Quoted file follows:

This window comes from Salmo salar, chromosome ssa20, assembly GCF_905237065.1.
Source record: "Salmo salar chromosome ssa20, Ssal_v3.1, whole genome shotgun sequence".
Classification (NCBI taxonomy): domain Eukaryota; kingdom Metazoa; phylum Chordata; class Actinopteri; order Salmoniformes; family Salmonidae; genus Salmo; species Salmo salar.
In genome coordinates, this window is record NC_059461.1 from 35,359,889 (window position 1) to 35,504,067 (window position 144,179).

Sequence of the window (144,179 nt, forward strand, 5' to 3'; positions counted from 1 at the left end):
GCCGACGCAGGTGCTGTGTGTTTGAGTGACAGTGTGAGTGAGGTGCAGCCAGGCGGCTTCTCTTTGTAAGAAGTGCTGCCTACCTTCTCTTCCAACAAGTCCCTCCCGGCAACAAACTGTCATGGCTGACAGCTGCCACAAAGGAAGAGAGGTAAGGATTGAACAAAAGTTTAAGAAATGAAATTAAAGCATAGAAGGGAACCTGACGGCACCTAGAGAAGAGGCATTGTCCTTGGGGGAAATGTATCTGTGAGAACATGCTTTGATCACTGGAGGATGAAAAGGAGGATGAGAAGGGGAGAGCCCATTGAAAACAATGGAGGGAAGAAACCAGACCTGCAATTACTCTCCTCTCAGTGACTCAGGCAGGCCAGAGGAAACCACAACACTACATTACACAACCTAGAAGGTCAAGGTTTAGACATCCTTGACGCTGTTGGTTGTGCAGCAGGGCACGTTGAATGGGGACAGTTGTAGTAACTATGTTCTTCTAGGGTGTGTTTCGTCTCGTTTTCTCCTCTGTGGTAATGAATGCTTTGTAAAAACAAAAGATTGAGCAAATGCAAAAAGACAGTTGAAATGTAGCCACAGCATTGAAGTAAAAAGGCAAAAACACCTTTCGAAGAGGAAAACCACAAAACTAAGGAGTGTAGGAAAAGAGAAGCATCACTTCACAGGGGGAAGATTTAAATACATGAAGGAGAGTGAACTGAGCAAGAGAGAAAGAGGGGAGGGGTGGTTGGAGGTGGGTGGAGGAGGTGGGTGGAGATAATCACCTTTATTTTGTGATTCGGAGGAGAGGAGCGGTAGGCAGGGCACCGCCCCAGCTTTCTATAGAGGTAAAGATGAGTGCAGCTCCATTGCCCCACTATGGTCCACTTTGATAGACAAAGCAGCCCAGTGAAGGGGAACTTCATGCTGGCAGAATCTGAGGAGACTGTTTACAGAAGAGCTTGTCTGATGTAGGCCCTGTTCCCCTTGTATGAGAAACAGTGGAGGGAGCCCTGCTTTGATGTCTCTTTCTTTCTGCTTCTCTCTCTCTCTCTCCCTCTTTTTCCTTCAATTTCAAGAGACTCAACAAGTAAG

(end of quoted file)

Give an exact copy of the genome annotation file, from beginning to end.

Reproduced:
This window comes from Salmo salar, chromosome ssa20, assembly GCF_905237065.1.
Source record: "Salmo salar chromosome ssa20, Ssal_v3.1, whole genome shotgun sequence".
Classification (NCBI taxonomy): domain Eukaryota; kingdom Metazoa; phylum Chordata; class Actinopteri; order Salmoniformes; family Salmonidae; genus Salmo; species Salmo salar.
In genome coordinates, this window is record NC_059461.1 from 35,359,889 (window position 1) to 35,504,067 (window position 144,179).

Sequence of the window (144,179 nt, forward strand, 5' to 3'; positions counted from 1 at the left end):
GCCGACGCAGGTGCTGTGTGTTTGAGTGACAGTGTGAGTGAGGTGCAGCCAGGCGGCTTCTCTTTGTAAGAAGTGCTGCCTACCTTCTCTTCCAACAAGTCCCTCCCGGCAACAAACTGTCATGGCTGACAGCTGCCACAAAGGAAGAGAGGTAAGGATTGAACAAAAGTTTAAGAAATGAAATTAAAGCATAGAAGGGAACCTGACGGCACCTAGAGAAGAGGCATTGTCCTTGGGGGAAATGTATCTGTGAGAACATGCTTTGATCACTGGAGGATGAAAAGGAGGATGAGAAGGGGAGAGCCCATTGAAAACAATGGAGGGAAGAAACCAGACCTGCAATTACTCTCCTCTCAGTGACTCAGGCAGGCCAGAGGAAACCACAACACTACATTACACAACCTAGAAGGTCAAGGTTTAGACATCCTTGACGCTGTTGGTTGTGCAGCAGGGCACGTTGAATGGGGACAGTTGTAGTAACTATGTTCTTCTAGGGTGTGTTTCGTCTCGTTTTCTCCTCTGTGGTAATGAATGCTTTGTAAAAACAAAAGATTGAGCAAATGCAAAAAGACAGTTGAAATGTAGCCACAGCATTGAAGTAAAAAGGCAAAAACACCTTTCGAAGAGGAAAACCACAAAACTAAGGAGTGTAGGAAAAGAGAAGCATCACTTCACAGGGGGAAGATTTAAATACATGAAGGAGAGTGAACTGAGCAAGAGAGAAAGAGGGGAGGGGTGGTTGGAGGTGGGTGGAGGAGGTGGGTGGAGATAATCACCTTTATTTTGTGATTCGGAGGAGAGGAGCGGTAGGCAGGGCACCGCCCCAGCTTTCTATAGAGGTAAAGATGAGTGCAGCTCCATTGCCCCACTATGGTCCACTTTGATAGACAAAGCAGCCCAGTGAAGGGGAACTTCATGCTGGCAGAATCTGAGGAGACTGTTTACAGAAGAGCTTGTCTGATGTAGGCCCTGTTCCCCTTGTATGAGAAACAGTGGAGGGAGCCCTGCTTTGATGTCTCTTTCTTTCTGCTTCTCTCTCTCTCTCTCCCTCTTTTTCCTTCAATTTCAAGAGACTCAACAAGTAAG